As a result of the latest Google announcements, there has been a lot of talk about the Lacros browser. It’s freely available to test so, if you know me, I was all over it. After all, you can’t have too many browsers on your computer! In this case, it’s on the Chromebook.
This is interesting reading – Lacros
Since its beginning with Chromebooks, basically what you saw was the Chrome browser as the interface that let you do everything. Chromebooks have matured over the years and now you can run Linux and Android applications which open up a lot of options for software, particularly browsers. On mine, I do have Opera, Firefox, and Vivaldi Android versions installed and they work fine, if you want to work like you’re on a phone.
At one point, I had installed Firefox on Linux and played around with it. As with the Android applications, it was pokey. Functional, but pokey. There was nothing that actually ran on the ChromeOS. Until I read about Lacros, that is. If you read the link above, you’ll know that the master plan is to uncouple the Chrome browser from the ChromeOS and Lacros will be the answer. Ultimately, I suspect, it will be renamed Chrome and the old Chrome will go away.
Right now, you can install and have both on your Chromebook. It’s kind of cool to have both icons stuck to my shelf.
These are the flags that I used to make it happen.
Just like ChromeOS, there are different channels that you could choose – Stable, Beta, Dev, and Canary, Since it’s all in the testing anyway, I went with Stable.
After setting those flags, I had to restart the computer and ended up with Lacros on the shelf. I started it; and all the extensions that I use had to be logged in again as the web applications like Twitter, Flipboard, etc. Interestingly, Lacros stole all the extensions from Chrome so I now have them all there and nothing if I load the Chrome browser.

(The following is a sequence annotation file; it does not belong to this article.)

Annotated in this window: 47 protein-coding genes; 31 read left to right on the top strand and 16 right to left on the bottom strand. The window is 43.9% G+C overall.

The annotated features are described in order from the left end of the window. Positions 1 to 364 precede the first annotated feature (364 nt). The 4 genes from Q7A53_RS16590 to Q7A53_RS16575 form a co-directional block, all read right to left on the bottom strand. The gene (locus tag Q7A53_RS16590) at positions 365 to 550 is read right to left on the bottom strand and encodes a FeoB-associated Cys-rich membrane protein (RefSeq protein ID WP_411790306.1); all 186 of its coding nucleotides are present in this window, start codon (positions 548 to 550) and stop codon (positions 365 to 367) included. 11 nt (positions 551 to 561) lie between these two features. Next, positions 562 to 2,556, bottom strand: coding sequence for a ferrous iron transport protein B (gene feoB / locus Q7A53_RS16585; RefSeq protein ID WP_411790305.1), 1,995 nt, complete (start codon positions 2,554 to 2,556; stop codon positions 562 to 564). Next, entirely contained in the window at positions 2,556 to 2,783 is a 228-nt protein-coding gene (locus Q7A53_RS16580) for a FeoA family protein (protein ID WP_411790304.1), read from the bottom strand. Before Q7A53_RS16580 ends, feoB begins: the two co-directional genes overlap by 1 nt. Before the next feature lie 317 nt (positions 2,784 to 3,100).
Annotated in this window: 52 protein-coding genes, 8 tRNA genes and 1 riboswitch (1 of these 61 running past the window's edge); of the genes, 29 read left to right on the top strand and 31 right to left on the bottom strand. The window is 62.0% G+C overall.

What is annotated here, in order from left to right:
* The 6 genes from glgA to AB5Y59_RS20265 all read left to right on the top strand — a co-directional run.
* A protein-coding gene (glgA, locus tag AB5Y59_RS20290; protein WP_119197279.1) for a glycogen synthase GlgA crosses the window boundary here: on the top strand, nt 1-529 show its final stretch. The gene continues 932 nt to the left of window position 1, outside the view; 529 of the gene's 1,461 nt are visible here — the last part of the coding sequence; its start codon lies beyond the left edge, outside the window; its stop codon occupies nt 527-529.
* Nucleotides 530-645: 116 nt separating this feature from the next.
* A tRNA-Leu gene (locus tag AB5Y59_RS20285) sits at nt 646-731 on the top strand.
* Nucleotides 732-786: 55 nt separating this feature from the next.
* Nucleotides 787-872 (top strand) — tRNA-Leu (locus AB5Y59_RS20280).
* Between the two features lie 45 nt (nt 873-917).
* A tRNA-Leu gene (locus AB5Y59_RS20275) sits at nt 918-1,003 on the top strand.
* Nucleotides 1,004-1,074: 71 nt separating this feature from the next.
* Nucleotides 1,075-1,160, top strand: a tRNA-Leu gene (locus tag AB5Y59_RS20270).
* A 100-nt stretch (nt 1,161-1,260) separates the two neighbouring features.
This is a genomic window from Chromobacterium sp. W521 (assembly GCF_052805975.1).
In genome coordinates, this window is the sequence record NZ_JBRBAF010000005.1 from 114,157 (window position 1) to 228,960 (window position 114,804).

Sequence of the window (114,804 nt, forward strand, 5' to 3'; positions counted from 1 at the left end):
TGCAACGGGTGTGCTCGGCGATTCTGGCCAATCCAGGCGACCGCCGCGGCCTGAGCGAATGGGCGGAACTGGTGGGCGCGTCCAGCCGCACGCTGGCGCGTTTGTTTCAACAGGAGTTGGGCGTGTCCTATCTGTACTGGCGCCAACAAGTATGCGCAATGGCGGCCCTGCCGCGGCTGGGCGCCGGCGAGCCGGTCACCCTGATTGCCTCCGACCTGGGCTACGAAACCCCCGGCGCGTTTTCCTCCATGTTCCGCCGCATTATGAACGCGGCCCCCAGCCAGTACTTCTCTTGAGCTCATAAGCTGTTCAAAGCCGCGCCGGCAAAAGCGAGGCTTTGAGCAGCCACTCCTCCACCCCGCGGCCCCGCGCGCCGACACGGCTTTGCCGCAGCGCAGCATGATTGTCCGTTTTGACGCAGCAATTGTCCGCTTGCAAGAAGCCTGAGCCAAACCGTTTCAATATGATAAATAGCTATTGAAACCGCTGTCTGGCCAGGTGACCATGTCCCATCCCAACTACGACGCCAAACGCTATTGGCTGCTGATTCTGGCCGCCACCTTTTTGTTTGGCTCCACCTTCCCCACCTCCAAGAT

I made the switch to Lacros as my default browser on my Chromebook and it works nicely. The theme and all the settings from Chrome came over nicely. Most everything works nicely.
One of the things that I use on Facebook throws an error…
I would have thought that message was reserved for Internet Explorer. The other issue that I’ve noticed so far is that screen redraws are considerably slower than in the Chrome browser.
The version number is the same as the version of Chrome that I use but interestingly, it indicates that an update is available but it doesn’t actually update.
There is a qualifier than it’s “Experimental (alpha-quality)” so I’m sure that will change at some point. You have to smile just a bit at the name of the browser; it’s not called Lacros but is labelled Google Chrome. So, it’s a hint of things to come.
It was fun to play around with something that will be coming sooner or later when it’s deemed to be ready for prime time.
Are you interested enough to try?